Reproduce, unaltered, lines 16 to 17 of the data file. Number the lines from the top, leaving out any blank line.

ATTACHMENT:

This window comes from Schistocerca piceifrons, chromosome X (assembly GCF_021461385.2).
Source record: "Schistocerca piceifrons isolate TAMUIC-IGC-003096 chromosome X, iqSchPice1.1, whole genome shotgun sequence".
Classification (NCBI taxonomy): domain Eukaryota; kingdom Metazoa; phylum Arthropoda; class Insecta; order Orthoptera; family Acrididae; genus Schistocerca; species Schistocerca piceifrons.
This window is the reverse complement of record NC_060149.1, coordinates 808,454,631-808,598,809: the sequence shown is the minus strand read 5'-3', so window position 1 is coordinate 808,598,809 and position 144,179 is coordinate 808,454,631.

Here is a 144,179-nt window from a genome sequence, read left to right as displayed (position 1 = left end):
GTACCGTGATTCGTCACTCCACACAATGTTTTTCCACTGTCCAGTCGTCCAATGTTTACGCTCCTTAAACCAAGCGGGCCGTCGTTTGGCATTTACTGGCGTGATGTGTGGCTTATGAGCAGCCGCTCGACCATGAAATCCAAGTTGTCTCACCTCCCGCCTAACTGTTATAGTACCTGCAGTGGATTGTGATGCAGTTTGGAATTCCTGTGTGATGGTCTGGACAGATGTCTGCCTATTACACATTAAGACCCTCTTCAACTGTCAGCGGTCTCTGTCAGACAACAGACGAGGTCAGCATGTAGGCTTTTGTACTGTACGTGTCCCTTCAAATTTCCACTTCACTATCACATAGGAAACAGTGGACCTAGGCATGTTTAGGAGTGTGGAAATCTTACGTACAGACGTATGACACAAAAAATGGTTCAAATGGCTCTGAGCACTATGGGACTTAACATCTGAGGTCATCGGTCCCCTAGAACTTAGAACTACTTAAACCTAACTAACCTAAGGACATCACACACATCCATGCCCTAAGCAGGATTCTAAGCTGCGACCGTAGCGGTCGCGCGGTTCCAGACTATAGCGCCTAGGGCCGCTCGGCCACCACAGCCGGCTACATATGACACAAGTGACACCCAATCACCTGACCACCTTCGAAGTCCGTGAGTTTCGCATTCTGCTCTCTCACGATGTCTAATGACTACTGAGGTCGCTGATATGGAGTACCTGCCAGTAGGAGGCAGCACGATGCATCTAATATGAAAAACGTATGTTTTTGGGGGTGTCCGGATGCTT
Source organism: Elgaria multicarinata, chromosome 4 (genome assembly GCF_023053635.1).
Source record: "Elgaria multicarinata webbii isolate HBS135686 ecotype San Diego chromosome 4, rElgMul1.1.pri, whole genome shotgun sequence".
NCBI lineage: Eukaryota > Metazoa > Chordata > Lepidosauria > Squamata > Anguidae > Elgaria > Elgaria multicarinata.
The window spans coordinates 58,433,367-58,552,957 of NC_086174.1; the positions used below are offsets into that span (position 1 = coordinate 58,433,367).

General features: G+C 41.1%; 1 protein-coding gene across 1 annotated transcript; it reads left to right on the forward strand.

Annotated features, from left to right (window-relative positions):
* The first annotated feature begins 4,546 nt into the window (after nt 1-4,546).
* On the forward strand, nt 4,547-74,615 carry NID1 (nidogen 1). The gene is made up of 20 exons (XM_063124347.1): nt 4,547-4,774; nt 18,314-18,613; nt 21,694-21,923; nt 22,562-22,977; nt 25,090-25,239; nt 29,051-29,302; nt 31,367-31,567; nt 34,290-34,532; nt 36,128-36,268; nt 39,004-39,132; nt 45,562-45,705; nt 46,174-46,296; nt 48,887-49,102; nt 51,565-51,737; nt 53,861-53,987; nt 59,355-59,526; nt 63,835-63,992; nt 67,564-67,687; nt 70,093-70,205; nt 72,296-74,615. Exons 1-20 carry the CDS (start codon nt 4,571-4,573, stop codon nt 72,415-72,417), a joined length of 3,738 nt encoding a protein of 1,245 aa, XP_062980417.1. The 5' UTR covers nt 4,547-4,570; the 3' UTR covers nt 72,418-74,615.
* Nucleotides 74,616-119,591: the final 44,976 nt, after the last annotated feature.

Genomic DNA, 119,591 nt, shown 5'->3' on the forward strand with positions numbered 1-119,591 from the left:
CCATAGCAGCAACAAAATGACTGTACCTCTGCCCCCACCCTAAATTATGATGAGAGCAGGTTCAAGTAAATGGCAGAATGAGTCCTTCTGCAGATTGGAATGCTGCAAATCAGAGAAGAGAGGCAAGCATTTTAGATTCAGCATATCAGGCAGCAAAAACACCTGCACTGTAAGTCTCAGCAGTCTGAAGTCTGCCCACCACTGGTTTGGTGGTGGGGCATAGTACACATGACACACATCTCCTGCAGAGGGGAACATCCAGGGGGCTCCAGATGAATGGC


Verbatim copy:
Genomic DNA, 119,591 nt, shown 5'->3' on the forward strand with positions numbered 1-119,591 from the left:
CCATAGCAGCAACAAAATGACTGTACCTCTGCCCCCACCCTAAATTATGATGAGAGCAGGTTCAAGTAAATGGCAGAATGAGTCCTTCTGCAGATTGGAATGCTGCAAATCAGAGAAGAGAGGCAAGCATTTTAGATTCAGCATATCAGGCAGCAAAAACACCTGCACTGTAAGTCTCAGCAGTCTGAAGTCTGCCCACCACTGGTTTGGTGGTGGGGCATAGTACACATGACACACATCTCCTGCAGAGGGGAACATCCAGGGGGCTCCAGATGAATGGC